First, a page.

In 2011, approximately one million people registered to participate in obstacle racing events in the United States (US), 4.5 million in 2015, 5.6 million in 2016 and over 6 million in 2017. Globally the number of participants is thought to be 20 million.
Tough Guy claims to be the first official and toughest obstacle course race in the world. The race is held twice a year in winter and summer. The winter event requires competitors to compete in near-freezing temperatures and contend with ice and snow.
Tough Guy claims to be the world’s most demanding one-day survival ordeal.
First staged in 1987, the Tough Guy Challenge is held on a 600-acre (2.42 square km) farm in Perton, Staffordshire, near Wolverhampton, England, and is organized by Billy Wilson (using the pseudonym “Mr. Mouse”). It has been described as “the toughest race in the world”, with up to one-third of the starters failing to finish in a typical year.
After 27 staging of the winter event, Wilson still claimed nobody had ever finished the course according to his extremely demanding rules. The race, and its summer equivalent, has suffered two fatalities during its history.
Taking place at the end of January, often in freezing winter conditions, the Tough Guy race is staged over a course of over 9 miles (2016 about 15 kilometers). It consists of a cross-country run including many (2016 was nine) 50-metre slalom runs up and down a hill, over 6 feet deep mud and water-filled ditches, log jumps, followed by an assault course.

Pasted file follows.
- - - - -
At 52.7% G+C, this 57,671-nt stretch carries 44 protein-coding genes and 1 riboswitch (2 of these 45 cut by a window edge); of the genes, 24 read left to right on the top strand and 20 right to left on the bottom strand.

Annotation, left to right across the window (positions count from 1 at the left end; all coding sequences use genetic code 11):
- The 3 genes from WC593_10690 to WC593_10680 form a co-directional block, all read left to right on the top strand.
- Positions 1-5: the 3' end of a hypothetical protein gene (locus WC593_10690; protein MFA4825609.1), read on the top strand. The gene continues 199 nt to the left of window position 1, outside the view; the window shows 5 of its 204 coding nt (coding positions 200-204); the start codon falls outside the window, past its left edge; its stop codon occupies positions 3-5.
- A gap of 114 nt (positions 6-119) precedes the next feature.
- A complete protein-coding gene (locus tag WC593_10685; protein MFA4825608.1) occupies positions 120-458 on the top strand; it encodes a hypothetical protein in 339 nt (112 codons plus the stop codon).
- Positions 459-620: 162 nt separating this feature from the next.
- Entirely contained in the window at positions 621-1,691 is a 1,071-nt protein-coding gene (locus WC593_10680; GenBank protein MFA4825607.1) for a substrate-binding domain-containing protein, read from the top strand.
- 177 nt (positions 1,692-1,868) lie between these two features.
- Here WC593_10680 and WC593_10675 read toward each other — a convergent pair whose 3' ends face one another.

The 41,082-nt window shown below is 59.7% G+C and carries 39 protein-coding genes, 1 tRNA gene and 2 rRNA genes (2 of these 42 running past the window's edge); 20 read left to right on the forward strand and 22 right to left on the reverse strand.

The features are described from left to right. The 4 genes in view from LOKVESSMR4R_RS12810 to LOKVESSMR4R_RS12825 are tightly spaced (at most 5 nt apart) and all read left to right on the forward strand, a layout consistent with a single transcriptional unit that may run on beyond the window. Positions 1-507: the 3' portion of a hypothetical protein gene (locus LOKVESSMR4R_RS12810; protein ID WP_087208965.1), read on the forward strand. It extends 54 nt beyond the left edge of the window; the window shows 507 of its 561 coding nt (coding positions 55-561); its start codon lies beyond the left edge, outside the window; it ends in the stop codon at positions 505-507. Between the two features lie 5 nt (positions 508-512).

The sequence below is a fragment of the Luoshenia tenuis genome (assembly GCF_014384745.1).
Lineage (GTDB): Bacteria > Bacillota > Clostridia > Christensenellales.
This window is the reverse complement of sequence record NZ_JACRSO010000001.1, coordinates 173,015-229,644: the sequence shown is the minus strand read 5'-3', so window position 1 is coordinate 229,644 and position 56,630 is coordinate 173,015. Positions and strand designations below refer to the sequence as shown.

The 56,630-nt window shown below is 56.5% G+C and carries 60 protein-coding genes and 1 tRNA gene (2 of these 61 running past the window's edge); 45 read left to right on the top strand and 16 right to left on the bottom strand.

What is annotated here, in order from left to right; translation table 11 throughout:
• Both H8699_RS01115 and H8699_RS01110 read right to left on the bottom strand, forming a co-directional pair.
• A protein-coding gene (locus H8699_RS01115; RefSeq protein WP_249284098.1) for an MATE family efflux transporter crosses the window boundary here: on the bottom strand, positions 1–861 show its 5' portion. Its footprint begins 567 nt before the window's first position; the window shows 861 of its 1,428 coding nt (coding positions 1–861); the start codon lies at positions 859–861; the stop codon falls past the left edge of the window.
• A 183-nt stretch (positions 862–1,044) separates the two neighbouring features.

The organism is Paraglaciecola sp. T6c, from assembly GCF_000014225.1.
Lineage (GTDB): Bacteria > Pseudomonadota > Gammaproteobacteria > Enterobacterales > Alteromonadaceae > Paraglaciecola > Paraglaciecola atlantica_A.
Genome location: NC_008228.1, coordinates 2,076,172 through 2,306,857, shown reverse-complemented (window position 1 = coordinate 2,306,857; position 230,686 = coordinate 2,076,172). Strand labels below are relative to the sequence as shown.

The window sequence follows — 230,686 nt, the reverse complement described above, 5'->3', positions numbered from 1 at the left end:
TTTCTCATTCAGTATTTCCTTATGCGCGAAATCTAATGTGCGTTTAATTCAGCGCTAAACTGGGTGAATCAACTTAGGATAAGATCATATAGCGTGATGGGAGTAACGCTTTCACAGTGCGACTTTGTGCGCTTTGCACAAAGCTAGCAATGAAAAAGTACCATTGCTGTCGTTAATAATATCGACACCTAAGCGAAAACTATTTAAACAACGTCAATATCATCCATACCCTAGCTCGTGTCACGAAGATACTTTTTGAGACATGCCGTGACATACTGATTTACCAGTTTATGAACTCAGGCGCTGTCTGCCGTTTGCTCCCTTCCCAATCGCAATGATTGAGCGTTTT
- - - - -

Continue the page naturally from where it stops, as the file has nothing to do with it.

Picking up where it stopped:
Claimed to be tougher than any other publicly accessible worldwide, featuring over 25 obstacles through, under and over freezing water pools, over fire pits, rope bridges, nets and so on. The organizers claim that running the course involves risking barbed wire, cuts, scrapes, burns, dehydration, hypothermia, acrophobia, claustrophobia, electric shocks, sprains, twists, joint dislocation and broken bones.
Although the course is adjusted each year, its features have included a 40-foot (12.2 meters) crawl through flooded tunnels, balancing planks across a fire pit, and a half-mile wade through chest-deep muddy water. There are many high timber towers to climb with the Brandenburg gate at 50 feet being the highest. Marshals, dressed as warriors, fire amphibious tank gun blanks and let off exploding flares and smoke bombs over the heads of competitors as they crawl under a 70-metre section of barbed wire. Until 2000, some runners took part in the event carrying heavy wooden crucifixes.